There are a number of natural techniques you can use to combat cravings, such as exercise, deep breathing, and meditation. Hopefully, you know yourself well and are aware of your triggers. If you do, it will help you say no to the insistent internal voice that is telling you it is time for a cigarette. Controlling the triggers and your automatic response will help a lot.

It is not easy to stop smoking for good – but people do it all the time – and so can you!

Can You Stop Smoking?

Smoking Cigarettes
Image by Andra MIhali

Can YOU stop smoking? Everyone knows the dangers and all the negative effects of smoking, yet people continue to smoke!  WHY?

A few statistics from Centers of Disease Control and Prevention:

  • Overall mortality among both male and female smokers in the United States is about three times higher than that among similar people who never smoked.
  • The major causes of excess mortality among smokers are diseases that are related to smoking, including cancer and respiratory and vascular disease.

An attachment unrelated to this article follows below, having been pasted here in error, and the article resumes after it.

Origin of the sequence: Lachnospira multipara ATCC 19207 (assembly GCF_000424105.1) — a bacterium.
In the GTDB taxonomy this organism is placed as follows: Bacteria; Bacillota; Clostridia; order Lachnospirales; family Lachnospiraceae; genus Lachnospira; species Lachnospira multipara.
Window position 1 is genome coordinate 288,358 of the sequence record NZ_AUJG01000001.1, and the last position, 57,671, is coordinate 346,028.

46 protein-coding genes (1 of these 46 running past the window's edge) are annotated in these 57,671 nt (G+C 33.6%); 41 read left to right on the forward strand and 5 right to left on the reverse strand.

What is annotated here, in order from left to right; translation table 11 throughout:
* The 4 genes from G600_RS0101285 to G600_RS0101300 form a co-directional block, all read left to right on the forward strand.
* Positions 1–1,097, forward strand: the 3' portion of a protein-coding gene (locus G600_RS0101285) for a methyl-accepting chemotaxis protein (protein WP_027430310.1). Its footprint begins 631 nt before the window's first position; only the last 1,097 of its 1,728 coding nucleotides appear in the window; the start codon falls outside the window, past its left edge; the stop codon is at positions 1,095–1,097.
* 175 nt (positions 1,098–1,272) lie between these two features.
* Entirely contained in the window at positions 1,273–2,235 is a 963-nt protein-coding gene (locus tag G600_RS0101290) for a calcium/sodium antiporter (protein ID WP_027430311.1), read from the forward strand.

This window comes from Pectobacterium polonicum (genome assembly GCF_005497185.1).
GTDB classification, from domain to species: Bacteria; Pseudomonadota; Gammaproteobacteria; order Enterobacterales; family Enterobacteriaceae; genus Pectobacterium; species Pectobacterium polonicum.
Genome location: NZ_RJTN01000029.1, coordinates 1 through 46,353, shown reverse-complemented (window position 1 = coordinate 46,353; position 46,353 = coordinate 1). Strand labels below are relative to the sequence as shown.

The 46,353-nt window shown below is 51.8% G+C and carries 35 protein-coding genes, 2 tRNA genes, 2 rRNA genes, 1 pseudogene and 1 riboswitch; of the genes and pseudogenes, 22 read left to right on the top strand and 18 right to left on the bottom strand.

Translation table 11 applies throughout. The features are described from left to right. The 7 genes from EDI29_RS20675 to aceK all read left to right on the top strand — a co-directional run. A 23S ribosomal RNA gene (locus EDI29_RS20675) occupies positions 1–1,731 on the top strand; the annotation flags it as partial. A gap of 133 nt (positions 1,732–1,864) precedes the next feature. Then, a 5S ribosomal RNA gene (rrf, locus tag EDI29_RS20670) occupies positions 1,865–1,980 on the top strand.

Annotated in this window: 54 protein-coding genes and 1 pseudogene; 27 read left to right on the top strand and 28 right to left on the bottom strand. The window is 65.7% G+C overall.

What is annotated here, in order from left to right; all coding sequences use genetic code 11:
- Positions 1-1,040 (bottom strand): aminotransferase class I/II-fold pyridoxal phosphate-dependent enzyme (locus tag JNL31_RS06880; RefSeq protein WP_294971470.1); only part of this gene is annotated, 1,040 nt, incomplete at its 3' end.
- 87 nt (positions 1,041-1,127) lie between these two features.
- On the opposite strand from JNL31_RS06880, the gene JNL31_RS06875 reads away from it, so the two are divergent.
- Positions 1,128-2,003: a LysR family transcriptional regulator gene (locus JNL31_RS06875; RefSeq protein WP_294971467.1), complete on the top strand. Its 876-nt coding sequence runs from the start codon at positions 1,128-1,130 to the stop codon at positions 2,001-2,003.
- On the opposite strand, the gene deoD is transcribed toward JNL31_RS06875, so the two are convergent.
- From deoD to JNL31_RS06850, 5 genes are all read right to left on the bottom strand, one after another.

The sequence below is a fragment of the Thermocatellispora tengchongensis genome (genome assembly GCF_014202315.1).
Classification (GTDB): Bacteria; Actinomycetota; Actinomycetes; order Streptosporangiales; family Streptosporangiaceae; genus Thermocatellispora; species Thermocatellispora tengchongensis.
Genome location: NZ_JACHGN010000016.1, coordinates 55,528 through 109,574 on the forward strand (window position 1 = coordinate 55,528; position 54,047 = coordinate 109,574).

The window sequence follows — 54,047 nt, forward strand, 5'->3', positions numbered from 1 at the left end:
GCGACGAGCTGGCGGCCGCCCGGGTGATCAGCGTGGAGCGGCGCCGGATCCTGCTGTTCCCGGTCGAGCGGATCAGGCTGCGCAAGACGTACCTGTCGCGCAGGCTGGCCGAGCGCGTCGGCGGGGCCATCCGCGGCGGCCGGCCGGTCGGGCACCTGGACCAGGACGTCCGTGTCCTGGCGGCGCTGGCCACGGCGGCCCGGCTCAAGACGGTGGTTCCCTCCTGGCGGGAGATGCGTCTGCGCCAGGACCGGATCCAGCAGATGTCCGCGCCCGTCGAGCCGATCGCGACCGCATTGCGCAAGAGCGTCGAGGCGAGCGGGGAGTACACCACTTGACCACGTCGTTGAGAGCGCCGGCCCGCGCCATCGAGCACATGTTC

• Cigarette smoking causes about one of every five deaths in the United States each year (including deaths from secondhand smoke).
  • Life expectancy for smokers is at least 10 years shorter than for nonsmokers.
  • Quitting smoking before the age of 40 reduces the risk of dying from smoking-related disease by about 90%. (Encouraging)

The potential health risks are enough to scare some people into quitting, but why not everyone?  It doesn’t seem logical that anyone would willingly put themselves at risk for lung cancer, heart problems, cancer of the larynx and even a severely increased risk of heart attack or stroke – and yet by continuing to smoke that is exactly what people are doing.